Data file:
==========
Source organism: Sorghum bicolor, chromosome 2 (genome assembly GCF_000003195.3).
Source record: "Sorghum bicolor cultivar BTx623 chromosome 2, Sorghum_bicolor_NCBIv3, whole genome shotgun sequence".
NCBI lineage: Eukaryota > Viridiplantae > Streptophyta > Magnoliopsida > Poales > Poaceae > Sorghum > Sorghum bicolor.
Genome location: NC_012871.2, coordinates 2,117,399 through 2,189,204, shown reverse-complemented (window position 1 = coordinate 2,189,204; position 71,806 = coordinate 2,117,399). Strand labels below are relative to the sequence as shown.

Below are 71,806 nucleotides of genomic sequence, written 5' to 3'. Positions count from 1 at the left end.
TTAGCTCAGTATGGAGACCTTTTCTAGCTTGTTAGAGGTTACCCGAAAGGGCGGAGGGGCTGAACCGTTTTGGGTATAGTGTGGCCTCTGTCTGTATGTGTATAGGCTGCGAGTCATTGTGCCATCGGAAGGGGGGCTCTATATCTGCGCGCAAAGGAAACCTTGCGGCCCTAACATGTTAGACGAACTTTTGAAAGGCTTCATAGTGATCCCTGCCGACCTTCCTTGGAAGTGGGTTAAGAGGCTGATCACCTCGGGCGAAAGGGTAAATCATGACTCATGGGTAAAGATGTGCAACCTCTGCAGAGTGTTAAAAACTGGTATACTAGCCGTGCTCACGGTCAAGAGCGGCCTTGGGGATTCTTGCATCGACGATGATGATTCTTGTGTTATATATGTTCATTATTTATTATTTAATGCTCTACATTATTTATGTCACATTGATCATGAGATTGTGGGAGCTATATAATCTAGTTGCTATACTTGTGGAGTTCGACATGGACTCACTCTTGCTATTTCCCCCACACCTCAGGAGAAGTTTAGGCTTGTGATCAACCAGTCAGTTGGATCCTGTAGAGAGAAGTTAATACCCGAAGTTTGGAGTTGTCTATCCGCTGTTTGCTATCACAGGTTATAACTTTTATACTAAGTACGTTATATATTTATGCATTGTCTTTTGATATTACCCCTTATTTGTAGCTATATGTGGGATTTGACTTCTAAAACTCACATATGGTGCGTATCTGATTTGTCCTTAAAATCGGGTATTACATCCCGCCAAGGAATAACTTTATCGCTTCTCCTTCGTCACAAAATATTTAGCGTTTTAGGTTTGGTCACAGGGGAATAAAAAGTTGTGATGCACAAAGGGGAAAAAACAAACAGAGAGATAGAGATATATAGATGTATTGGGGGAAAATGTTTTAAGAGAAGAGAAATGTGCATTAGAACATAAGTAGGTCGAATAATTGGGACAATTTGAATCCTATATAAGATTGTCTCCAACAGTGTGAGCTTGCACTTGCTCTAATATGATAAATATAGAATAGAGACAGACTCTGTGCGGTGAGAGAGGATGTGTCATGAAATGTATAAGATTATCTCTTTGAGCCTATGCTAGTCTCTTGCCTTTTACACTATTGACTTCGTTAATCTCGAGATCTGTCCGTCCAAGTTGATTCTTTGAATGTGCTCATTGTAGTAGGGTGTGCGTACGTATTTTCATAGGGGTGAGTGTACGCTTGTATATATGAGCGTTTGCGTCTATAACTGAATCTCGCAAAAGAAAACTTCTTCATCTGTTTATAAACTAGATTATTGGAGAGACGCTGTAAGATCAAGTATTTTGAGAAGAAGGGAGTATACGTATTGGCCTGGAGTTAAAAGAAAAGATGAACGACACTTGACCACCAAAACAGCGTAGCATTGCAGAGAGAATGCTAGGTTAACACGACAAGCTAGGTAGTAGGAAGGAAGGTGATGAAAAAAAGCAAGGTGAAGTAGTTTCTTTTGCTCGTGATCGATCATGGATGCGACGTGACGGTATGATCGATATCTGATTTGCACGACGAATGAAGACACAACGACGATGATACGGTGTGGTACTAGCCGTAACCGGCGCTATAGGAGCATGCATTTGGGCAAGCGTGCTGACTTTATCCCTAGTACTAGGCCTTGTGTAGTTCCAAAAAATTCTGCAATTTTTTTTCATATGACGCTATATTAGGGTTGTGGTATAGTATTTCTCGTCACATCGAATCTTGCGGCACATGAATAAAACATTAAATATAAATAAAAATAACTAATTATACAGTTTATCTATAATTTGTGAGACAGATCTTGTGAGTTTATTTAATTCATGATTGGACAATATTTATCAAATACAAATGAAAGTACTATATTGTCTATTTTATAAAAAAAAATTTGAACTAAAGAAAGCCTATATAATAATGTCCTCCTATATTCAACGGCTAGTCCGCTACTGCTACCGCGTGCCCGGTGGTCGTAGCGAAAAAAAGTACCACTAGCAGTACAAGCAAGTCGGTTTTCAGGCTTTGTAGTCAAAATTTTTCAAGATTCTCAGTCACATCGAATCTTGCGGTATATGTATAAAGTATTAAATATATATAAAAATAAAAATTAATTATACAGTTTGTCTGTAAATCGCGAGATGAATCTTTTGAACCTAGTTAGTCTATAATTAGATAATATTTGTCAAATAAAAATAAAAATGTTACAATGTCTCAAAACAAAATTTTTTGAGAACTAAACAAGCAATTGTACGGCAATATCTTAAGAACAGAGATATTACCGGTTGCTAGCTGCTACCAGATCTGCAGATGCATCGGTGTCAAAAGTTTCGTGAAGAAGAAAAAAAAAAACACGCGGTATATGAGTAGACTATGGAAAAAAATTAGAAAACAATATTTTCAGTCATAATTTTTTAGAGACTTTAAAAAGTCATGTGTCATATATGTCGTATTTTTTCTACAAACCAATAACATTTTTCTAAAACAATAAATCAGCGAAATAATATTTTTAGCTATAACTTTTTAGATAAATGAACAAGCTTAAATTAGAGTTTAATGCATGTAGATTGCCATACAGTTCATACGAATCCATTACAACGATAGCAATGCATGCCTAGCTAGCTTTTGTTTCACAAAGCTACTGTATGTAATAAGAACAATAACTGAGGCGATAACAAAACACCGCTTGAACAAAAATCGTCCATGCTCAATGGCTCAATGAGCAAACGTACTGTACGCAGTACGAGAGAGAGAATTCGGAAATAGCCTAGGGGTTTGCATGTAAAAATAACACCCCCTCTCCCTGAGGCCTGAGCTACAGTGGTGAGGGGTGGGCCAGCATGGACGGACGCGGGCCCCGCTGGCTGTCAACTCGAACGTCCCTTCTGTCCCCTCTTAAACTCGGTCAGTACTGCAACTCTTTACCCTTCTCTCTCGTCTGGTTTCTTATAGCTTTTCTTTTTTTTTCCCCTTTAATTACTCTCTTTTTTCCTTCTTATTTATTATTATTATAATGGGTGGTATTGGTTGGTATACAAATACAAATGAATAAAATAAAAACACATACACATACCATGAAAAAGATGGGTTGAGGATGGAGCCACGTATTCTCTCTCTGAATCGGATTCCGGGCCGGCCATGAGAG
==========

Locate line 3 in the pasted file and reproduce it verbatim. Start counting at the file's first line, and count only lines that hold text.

NCBI lineage: Eukaryota > Viridiplantae > Streptophyta > Magnoliopsida > Poales > Poaceae > Sorghum > Sorghum bicolor.